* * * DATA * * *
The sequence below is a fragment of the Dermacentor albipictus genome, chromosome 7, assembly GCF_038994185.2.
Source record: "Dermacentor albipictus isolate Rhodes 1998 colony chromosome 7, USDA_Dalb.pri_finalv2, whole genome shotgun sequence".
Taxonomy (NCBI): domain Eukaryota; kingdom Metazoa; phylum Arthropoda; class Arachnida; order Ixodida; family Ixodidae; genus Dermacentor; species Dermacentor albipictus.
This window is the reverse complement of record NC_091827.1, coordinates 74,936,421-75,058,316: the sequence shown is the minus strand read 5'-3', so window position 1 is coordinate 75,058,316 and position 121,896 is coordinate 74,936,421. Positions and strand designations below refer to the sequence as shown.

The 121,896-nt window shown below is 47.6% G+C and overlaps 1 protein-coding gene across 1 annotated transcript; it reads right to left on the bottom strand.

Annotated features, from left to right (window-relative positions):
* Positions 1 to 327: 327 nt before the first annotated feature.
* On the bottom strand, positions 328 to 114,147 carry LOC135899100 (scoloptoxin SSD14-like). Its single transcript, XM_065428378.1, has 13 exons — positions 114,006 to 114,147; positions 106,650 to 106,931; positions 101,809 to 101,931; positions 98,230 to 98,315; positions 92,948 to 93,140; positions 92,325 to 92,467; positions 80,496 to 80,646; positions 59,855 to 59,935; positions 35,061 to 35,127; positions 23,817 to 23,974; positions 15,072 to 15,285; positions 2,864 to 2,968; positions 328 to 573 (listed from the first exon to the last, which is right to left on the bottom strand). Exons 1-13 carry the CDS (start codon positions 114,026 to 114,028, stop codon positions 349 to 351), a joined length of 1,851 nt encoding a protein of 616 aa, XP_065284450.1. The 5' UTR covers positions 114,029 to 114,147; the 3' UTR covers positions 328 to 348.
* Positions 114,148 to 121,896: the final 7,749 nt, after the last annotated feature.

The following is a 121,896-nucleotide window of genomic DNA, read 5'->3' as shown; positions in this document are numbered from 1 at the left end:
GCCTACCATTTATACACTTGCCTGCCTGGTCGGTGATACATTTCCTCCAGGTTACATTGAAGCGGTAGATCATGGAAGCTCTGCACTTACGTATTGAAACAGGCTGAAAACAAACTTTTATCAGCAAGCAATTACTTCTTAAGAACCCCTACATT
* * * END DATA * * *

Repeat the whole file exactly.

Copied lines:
The sequence below is a fragment of the Dermacentor albipictus genome, chromosome 7, assembly GCF_038994185.2.
Source record: "Dermacentor albipictus isolate Rhodes 1998 colony chromosome 7, USDA_Dalb.pri_finalv2, whole genome shotgun sequence".
Taxonomy (NCBI): domain Eukaryota; kingdom Metazoa; phylum Arthropoda; class Arachnida; order Ixodida; family Ixodidae; genus Dermacentor; species Dermacentor albipictus.
This window is the reverse complement of record NC_091827.1, coordinates 74,936,421-75,058,316: the sequence shown is the minus strand read 5'-3', so window position 1 is coordinate 75,058,316 and position 121,896 is coordinate 74,936,421. Positions and strand designations below refer to the sequence as shown.

The 121,896-nt window shown below is 47.6% G+C and overlaps 1 protein-coding gene across 1 annotated transcript; it reads right to left on the bottom strand.

Annotated features, from left to right (window-relative positions):
* Positions 1 to 327: 327 nt before the first annotated feature.
* On the bottom strand, positions 328 to 114,147 carry LOC135899100 (scoloptoxin SSD14-like). Its single transcript, XM_065428378.1, has 13 exons — positions 114,006 to 114,147; positions 106,650 to 106,931; positions 101,809 to 101,931; positions 98,230 to 98,315; positions 92,948 to 93,140; positions 92,325 to 92,467; positions 80,496 to 80,646; positions 59,855 to 59,935; positions 35,061 to 35,127; positions 23,817 to 23,974; positions 15,072 to 15,285; positions 2,864 to 2,968; positions 328 to 573 (listed from the first exon to the last, which is right to left on the bottom strand). Exons 1-13 carry the CDS (start codon positions 114,026 to 114,028, stop codon positions 349 to 351), a joined length of 1,851 nt encoding a protein of 616 aa, XP_065284450.1. The 5' UTR covers positions 114,029 to 114,147; the 3' UTR covers positions 328 to 348.
* Positions 114,148 to 121,896: the final 7,749 nt, after the last annotated feature.

The following is a 121,896-nucleotide window of genomic DNA, read 5'->3' as shown; positions in this document are numbered from 1 at the left end:
GCCTACCATTTATACACTTGCCTGCCTGGTCGGTGATACATTTCCTCCAGGTTACATTGAAGCGGTAGATCATGGAAGCTCTGCACTTACGTATTGAAACAGGCTGAAAACAAACTTTTATCAGCAAGCAATTACTTCTTAAGAACCCCTACATT